Quentin Long gives us a no-holds-barred reality check about the supposed glitz and glamour of being a travel writer.
Every couple of weeks I get a lovely email from someone inquiring about how to become a travel writer.
That someone is usually a bright, enthusiastic and optimistic 18 to 23-year-old female whose parent’s advice to “do what you love” is still ringing in her youthful ears.
This fortnight’s email was from Tori Hyland in South Australia. Tori is obviously a very intelligent young woman because she also wanted to know if you can make a decent living as a travel writer.
Well, I did let her down gently… sort of.
If you want to make a load of cash, pick a new profession. The majority of people in travel writing are not wealthy, probably could not afford to do it without the generous support of a high-earning partner and their future earning potential looks likely to decline as opposed to grow. The economics of being a travel writer are not adding up and won’t for some time, if ever.
Travel writing is a competitive business
There are three universal loves that almost every aspiring writer wants to specialise in: music, travel and food. So it’s natural that there are an inordinate number of people out there trying to make a living out of travelling and then documenting it.
Result: not to sound negative, but there are far more travel writers out there than places to buy travel stories and support them. Worse is that the word rates (the amount paid per word) are dropping and the number of outlets buying them similarly shrinking.
Then there is the lucky dip of being actually employed by someone, ehm, stupid enough to own a travel magazine.
The last job ad we posted received in excess of 200 applicants… for an entry-level position… half of whom were seasoned writers.
That’s the truth and the outlook is not great.
What you need to realise before you jump in
To totally vaporise your bubble, it is no where near as glamorous as you think. By the time you are ‘proven enough’ to be invited to travel to the amazing places of the world, travelling by yourself is not fun.
How wonderful to be here in New York… by myself… jetlagged… without my best mate (the wife) to share it with… away from the kids.
It is 1am, you are in the cramped hotel room, knocking out stories after a full day note taking, shooting and eating… by yourself… and knowing you have to do it all over again tomorrow.
It’s definitely not a holiday. It’s lonely, anti-social, exhausting and emotionally draining. Almost all the travel writers I think of when typing this are single, childless and unhappy about it and their lack of income.
It is not a social profession; to make a barely meagre living means such long hours away from home it is not conducive to a long-term relationship let alone present parenting.
Seven steps to becoming a travel writer
So if that doesn’t dissuade you Tori, here are my tips on how to give yourself a slight chance of becoming a travel writer, making a living just above the bread line.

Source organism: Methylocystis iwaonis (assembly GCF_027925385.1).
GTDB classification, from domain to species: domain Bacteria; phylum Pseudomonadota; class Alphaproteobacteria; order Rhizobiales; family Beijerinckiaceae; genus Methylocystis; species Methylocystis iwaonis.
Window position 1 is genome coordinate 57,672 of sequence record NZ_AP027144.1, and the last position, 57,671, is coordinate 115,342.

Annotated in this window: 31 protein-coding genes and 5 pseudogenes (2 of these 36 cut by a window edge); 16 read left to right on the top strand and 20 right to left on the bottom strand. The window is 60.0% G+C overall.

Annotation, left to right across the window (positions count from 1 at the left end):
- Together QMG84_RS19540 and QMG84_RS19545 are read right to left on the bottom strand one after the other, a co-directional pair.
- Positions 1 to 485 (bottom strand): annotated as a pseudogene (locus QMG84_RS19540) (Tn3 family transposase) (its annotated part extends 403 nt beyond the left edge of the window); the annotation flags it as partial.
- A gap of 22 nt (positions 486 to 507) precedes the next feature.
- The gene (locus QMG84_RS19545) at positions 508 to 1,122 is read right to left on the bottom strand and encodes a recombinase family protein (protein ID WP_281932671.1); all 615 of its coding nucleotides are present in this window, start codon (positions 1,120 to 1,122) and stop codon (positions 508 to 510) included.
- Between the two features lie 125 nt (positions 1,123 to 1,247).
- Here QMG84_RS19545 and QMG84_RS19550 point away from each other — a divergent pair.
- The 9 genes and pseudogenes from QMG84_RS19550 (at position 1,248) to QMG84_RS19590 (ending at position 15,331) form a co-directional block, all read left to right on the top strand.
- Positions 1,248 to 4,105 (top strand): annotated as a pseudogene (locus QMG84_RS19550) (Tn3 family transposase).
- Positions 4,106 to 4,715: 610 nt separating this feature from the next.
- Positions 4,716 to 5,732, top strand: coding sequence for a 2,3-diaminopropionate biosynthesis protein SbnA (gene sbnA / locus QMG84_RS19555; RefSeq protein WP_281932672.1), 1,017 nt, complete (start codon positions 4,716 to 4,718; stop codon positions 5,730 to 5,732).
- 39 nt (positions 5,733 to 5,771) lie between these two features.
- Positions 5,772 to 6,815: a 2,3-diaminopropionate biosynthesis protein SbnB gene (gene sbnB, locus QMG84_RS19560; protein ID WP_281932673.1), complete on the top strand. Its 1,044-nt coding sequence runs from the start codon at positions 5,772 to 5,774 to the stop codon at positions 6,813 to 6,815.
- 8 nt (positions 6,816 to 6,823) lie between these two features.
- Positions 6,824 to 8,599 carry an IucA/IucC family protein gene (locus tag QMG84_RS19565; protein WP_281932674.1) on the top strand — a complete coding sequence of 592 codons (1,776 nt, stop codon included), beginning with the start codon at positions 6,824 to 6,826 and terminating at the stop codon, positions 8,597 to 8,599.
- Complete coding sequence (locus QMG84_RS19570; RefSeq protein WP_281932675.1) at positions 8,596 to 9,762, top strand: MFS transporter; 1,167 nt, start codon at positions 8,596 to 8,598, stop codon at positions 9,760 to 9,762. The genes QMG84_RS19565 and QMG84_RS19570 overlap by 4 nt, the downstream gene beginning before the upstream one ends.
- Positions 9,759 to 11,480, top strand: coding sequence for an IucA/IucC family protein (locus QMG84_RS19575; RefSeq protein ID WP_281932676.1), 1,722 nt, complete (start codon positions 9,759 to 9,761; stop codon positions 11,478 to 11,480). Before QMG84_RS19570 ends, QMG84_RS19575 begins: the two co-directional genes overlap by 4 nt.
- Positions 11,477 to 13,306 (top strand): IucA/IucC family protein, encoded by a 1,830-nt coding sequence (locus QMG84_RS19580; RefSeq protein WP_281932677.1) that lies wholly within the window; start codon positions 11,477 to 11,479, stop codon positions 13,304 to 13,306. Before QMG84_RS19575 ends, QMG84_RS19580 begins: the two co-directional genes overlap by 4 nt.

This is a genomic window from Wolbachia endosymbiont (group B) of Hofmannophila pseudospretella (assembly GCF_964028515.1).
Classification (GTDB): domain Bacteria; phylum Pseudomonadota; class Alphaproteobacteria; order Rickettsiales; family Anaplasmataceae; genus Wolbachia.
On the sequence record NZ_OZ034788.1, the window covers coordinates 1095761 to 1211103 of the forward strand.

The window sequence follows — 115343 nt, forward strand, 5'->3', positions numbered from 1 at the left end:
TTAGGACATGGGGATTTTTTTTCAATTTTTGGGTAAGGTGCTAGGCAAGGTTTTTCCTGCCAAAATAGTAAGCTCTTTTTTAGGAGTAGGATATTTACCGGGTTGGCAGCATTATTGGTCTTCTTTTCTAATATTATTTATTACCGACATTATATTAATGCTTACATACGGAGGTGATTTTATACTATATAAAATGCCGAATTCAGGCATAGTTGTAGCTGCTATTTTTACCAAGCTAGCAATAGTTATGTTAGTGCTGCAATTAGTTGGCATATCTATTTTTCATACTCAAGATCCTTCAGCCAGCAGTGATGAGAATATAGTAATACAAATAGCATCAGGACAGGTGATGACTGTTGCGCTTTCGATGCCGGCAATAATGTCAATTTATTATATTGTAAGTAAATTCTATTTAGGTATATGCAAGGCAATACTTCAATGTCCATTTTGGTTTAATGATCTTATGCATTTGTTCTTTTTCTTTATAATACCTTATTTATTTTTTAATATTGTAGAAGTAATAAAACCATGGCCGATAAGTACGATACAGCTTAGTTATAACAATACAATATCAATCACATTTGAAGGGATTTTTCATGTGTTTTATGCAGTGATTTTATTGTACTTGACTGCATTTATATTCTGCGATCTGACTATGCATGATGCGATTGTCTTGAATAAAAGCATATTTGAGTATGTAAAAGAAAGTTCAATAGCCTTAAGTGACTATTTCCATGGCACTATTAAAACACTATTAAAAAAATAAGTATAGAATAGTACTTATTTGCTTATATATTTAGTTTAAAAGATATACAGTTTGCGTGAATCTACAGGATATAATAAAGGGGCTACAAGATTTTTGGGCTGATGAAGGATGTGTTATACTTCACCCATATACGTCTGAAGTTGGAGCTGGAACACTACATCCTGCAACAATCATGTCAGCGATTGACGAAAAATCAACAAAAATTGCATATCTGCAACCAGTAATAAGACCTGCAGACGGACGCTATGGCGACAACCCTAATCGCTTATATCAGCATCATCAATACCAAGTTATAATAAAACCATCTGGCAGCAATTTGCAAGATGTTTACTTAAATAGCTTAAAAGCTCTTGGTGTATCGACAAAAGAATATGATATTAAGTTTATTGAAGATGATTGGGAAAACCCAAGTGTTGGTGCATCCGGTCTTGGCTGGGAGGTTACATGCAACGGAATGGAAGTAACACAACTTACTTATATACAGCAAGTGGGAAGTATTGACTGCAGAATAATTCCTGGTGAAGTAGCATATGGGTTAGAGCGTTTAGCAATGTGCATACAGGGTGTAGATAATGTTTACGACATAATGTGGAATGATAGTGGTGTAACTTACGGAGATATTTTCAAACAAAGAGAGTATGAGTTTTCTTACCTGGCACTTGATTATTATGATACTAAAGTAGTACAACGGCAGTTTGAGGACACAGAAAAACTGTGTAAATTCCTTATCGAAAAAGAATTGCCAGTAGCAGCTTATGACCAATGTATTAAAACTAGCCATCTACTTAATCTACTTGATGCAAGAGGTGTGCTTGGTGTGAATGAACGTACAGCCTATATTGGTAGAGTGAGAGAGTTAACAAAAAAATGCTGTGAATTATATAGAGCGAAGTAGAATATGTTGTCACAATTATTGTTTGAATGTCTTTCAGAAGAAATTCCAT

1. Write as mush as possible
Start a blog and make it a religious devotion to write as much as you can – at least once a week.
2. Learn how to take a photo
Pick up a decent DSLR camera and take a photo twice as often as you update your blog.
3. Study writing and or journalism
Enrol in a journalism course. Work as an intern as often as possible. Save every penny, spend it on travel and then blog on that.
4. Read read and then read some more
Read like a woman possessed, travel writing classics like our top 10 Influential Travel Books and anything else.
5. Read and observe the travel writing craft
Read everything as a critical reader and not as you; look to see what devices the writer has employed to tell a yarn. Why did you get lost in that story, what made you read on, what didn’t? Why did you get bored when?
Analyse the writing the devices in the copy. First person vs listicle vs guide – all very different styles and tones and therefore different skills. Some of our best writers can not write a listicle to save themselves while some of out best guide writers can not do a first person narrative.
6. Challenge yourself and ask for critiques
Challenge yourself; take the best piece of travel writing you have read lately, do the experience yourself and see how you would write it.
Or look at the subject of your latest blog piece and find other writing on the same experience and or destination. Start local where your knowledge is deepest.
That will reveal to you the challenges of evoking for a reader an experience that is honest, inspiring and just a little helpful.
Then hand it to someone you trust to tell you the truth (not your parents or partner) and ask them to read both and explain what they preferred and why.
7. Know who to talk to
Seek out places that may run your work in the interim. Do you know all the available places to have your work published? What makes a great story for them? What doesn’t? And reach out and see if you can make some relationships.
We do have intern programs run by the editorial department but they do require a commitment of time.
And maybe just then, you can hire me.